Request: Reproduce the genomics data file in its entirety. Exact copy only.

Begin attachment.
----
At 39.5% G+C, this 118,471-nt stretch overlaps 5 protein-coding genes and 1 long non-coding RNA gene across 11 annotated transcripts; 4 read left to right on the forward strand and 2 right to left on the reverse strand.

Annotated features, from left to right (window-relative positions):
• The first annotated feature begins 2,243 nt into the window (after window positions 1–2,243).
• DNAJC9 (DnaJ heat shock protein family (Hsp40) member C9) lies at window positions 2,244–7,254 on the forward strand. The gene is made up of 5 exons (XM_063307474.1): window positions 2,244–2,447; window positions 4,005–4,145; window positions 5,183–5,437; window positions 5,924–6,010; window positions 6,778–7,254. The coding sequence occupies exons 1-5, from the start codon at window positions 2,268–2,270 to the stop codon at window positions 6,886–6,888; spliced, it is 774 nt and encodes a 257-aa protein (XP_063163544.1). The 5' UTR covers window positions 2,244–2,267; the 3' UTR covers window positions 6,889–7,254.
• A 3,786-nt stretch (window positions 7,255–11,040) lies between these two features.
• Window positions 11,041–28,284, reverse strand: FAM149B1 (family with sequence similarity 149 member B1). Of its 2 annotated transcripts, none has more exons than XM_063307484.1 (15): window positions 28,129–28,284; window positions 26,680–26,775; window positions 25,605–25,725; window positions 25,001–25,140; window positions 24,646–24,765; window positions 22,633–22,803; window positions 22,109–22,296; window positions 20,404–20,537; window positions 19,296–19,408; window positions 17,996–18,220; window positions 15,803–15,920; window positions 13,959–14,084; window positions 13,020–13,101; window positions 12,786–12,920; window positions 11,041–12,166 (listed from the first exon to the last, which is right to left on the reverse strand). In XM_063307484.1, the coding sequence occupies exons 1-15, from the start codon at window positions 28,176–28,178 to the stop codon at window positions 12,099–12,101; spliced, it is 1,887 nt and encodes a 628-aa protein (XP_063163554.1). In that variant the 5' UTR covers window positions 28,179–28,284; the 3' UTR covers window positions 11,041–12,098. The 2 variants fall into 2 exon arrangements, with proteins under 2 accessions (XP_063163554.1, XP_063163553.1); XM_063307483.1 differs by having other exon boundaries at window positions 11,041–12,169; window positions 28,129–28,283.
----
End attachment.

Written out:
At 39.5% G+C, this 118,471-nt stretch overlaps 5 protein-coding genes and 1 long non-coding RNA gene across 11 annotated transcripts; 4 read left to right on the forward strand and 2 right to left on the reverse strand.

Annotated features, from left to right (window-relative positions):
• The first annotated feature begins 2,243 nt into the window (after window positions 1–2,243).
• DNAJC9 (DnaJ heat shock protein family (Hsp40) member C9) lies at window positions 2,244–7,254 on the forward strand. The gene is made up of 5 exons (XM_063307474.1): window positions 2,244–2,447; window positions 4,005–4,145; window positions 5,183–5,437; window positions 5,924–6,010; window positions 6,778–7,254. The coding sequence occupies exons 1-5, from the start codon at window positions 2,268–2,270 to the stop codon at window positions 6,886–6,888; spliced, it is 774 nt and encodes a 257-aa protein (XP_063163544.1). The 5' UTR covers window positions 2,244–2,267; the 3' UTR covers window positions 6,889–7,254.
• A 3,786-nt stretch (window positions 7,255–11,040) lies between these two features.
• Window positions 11,041–28,284, reverse strand: FAM149B1 (family with sequence similarity 149 member B1). Of its 2 annotated transcripts, none has more exons than XM_063307484.1 (15): window positions 28,129–28,284; window positions 26,680–26,775; window positions 25,605–25,725; window positions 25,001–25,140; window positions 24,646–24,765; window positions 22,633–22,803; window positions 22,109–22,296; window positions 20,404–20,537; window positions 19,296–19,408; window positions 17,996–18,220; window positions 15,803–15,920; window positions 13,959–14,084; window positions 13,020–13,101; window positions 12,786–12,920; window positions 11,041–12,166 (listed from the first exon to the last, which is right to left on the reverse strand). In XM_063307484.1, the coding sequence occupies exons 1-15, from the start codon at window positions 28,176–28,178 to the stop codon at window positions 12,099–12,101; spliced, it is 1,887 nt and encodes a 628-aa protein (XP_063163554.1). In that variant the 5' UTR covers window positions 28,179–28,284; the 3' UTR covers window positions 11,041–12,098. The 2 variants fall into 2 exon arrangements, with proteins under 2 accessions (XP_063163554.1, XP_063163553.1); XM_063307483.1 differs by having other exon boundaries at window positions 11,041–12,169; window positions 28,129–28,283.